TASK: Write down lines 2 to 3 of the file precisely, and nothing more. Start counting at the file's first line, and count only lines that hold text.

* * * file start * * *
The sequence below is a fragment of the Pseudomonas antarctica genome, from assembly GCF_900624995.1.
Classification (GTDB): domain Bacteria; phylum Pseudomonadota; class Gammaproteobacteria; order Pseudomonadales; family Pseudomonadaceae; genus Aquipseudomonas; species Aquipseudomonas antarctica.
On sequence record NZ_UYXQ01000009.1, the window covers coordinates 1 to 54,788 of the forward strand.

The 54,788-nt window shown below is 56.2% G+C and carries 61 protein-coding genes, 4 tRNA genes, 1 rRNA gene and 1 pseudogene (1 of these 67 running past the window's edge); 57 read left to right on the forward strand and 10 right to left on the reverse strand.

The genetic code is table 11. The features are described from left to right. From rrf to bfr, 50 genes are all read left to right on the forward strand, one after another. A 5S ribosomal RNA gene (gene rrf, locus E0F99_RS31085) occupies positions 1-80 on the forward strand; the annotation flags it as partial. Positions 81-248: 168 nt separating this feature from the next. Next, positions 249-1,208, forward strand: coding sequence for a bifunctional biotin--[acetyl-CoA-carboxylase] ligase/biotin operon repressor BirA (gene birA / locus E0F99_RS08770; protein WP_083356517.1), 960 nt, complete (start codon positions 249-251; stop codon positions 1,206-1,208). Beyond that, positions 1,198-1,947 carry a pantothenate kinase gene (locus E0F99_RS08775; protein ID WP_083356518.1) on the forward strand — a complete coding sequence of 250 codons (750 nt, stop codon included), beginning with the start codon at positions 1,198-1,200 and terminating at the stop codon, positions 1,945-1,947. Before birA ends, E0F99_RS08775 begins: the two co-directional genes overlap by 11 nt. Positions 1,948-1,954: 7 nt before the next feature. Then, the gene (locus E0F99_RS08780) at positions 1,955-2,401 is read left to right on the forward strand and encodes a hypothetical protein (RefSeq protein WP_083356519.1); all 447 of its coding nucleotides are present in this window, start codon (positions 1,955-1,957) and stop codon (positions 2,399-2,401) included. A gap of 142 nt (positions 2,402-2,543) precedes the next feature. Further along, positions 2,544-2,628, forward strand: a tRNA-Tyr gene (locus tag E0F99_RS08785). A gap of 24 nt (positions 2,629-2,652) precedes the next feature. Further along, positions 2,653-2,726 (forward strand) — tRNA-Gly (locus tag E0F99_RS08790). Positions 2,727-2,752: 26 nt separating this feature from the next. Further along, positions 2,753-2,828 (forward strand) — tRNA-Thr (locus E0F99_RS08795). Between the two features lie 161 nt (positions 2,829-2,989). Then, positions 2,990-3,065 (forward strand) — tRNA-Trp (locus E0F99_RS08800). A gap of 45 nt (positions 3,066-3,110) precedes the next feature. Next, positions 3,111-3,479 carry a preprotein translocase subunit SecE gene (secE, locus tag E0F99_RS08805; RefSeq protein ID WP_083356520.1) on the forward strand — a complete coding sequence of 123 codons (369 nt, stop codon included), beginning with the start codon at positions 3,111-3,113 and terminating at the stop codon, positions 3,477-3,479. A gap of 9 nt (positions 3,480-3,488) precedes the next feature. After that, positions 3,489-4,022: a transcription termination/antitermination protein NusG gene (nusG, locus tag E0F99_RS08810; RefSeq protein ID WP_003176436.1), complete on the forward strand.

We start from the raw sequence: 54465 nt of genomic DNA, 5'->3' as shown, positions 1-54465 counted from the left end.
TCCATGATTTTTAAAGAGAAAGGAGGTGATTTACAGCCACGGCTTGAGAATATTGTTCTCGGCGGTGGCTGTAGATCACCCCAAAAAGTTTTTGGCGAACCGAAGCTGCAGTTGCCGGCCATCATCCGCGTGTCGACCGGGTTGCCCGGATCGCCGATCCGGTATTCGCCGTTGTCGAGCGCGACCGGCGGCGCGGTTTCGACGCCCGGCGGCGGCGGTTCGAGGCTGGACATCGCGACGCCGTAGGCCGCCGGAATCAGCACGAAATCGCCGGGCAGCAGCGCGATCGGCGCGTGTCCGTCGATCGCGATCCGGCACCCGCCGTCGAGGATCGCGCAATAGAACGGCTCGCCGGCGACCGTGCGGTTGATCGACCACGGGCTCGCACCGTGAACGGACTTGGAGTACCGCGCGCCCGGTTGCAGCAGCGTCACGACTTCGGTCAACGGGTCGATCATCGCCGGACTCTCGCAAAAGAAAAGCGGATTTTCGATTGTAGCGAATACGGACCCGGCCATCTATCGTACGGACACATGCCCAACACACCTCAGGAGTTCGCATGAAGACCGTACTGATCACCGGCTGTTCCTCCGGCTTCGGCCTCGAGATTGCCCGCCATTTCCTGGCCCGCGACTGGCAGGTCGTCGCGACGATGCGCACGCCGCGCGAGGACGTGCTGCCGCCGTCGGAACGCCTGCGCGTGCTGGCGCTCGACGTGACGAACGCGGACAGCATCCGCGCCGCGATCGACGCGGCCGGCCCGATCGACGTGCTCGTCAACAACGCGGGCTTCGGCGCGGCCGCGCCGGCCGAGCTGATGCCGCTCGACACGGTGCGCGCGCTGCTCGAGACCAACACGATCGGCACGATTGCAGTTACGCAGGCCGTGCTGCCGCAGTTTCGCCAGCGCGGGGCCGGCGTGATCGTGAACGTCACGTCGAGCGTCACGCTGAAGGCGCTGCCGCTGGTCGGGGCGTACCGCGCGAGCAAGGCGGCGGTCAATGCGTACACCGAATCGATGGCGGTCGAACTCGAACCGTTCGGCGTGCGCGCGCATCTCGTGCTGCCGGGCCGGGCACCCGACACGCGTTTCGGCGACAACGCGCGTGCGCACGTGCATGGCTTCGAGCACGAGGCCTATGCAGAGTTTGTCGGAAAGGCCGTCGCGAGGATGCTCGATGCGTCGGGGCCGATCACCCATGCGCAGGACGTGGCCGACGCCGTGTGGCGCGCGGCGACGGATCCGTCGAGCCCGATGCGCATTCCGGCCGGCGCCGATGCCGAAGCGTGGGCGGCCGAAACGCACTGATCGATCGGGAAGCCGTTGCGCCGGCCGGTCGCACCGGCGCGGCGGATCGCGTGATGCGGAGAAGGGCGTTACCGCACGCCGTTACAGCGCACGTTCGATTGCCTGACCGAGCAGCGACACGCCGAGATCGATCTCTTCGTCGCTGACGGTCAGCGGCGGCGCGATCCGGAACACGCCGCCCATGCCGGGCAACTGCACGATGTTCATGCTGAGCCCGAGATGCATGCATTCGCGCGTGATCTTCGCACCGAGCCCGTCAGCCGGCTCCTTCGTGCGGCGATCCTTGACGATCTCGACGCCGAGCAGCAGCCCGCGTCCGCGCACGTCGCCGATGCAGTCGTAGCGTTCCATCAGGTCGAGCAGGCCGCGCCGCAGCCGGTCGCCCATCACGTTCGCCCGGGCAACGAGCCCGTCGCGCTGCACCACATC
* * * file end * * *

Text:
Classification (GTDB): domain Bacteria; phylum Pseudomonadota; class Gammaproteobacteria; order Pseudomonadales; family Pseudomonadaceae; genus Aquipseudomonas; species Aquipseudomonas antarctica.
On sequence record NZ_UYXQ01000009.1, the window covers coordinates 1 to 54,788 of the forward strand.